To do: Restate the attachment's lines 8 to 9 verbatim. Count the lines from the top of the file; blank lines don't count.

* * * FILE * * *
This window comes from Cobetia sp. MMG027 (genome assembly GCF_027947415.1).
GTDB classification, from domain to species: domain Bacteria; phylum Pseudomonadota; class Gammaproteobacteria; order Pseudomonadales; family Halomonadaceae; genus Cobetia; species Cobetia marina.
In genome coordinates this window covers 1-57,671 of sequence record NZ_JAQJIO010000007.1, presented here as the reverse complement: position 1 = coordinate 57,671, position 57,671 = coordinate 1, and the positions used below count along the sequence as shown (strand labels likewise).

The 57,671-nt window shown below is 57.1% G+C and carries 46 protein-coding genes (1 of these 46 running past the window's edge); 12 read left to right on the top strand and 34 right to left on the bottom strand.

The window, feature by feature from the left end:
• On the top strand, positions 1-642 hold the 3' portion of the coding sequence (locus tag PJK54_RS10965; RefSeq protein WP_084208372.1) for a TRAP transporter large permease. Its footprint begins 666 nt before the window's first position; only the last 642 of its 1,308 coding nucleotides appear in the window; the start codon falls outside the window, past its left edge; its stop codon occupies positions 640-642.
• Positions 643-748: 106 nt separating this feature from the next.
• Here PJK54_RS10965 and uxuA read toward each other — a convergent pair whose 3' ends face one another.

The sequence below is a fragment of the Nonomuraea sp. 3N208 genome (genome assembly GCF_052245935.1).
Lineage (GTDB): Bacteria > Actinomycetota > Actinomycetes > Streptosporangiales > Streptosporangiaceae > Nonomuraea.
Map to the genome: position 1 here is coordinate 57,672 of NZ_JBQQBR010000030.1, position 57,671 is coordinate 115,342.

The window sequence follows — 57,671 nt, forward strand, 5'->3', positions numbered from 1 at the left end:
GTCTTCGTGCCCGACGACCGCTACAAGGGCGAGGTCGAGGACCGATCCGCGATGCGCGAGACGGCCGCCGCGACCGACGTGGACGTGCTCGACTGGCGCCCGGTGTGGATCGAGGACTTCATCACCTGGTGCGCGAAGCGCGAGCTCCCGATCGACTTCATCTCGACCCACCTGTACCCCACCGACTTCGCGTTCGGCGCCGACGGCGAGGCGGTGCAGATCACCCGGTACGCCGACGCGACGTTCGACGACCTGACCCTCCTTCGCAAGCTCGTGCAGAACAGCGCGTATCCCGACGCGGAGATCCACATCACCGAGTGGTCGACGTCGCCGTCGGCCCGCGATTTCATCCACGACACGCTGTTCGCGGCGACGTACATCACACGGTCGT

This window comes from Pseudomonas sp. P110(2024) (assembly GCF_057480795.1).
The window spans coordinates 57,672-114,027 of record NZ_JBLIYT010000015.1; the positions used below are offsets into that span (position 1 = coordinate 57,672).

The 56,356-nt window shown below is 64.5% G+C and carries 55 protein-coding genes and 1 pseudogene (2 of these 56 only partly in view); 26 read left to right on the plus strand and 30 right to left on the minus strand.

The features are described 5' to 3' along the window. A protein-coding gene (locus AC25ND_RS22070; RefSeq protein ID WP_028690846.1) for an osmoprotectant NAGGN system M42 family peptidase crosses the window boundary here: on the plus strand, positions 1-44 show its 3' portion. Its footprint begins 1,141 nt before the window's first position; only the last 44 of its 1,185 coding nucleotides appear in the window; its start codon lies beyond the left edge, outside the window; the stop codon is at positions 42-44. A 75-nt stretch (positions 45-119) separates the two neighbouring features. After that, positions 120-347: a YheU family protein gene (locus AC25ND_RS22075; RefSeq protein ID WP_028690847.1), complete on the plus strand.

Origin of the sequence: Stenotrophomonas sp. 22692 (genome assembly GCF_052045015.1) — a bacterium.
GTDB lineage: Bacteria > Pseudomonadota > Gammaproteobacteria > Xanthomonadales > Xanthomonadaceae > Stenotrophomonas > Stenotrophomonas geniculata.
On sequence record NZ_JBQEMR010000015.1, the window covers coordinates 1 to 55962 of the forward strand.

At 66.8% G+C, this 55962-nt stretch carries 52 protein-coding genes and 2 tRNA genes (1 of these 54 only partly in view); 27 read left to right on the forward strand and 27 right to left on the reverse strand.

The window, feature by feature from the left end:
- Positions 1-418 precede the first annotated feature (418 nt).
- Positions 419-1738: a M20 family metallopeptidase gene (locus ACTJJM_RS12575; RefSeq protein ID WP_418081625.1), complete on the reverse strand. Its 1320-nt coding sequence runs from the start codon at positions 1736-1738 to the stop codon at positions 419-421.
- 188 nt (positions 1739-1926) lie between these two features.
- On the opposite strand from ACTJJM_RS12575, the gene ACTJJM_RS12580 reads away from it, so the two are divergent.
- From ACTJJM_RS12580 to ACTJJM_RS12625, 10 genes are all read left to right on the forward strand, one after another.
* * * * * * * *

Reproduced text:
• Here PJK54_RS10965 and uxuA read toward each other — a convergent pair whose 3' ends face one another.

The sequence below is a fragment of the Nonomuraea sp. 3N208 genome (genome assembly GCF_052245935.1).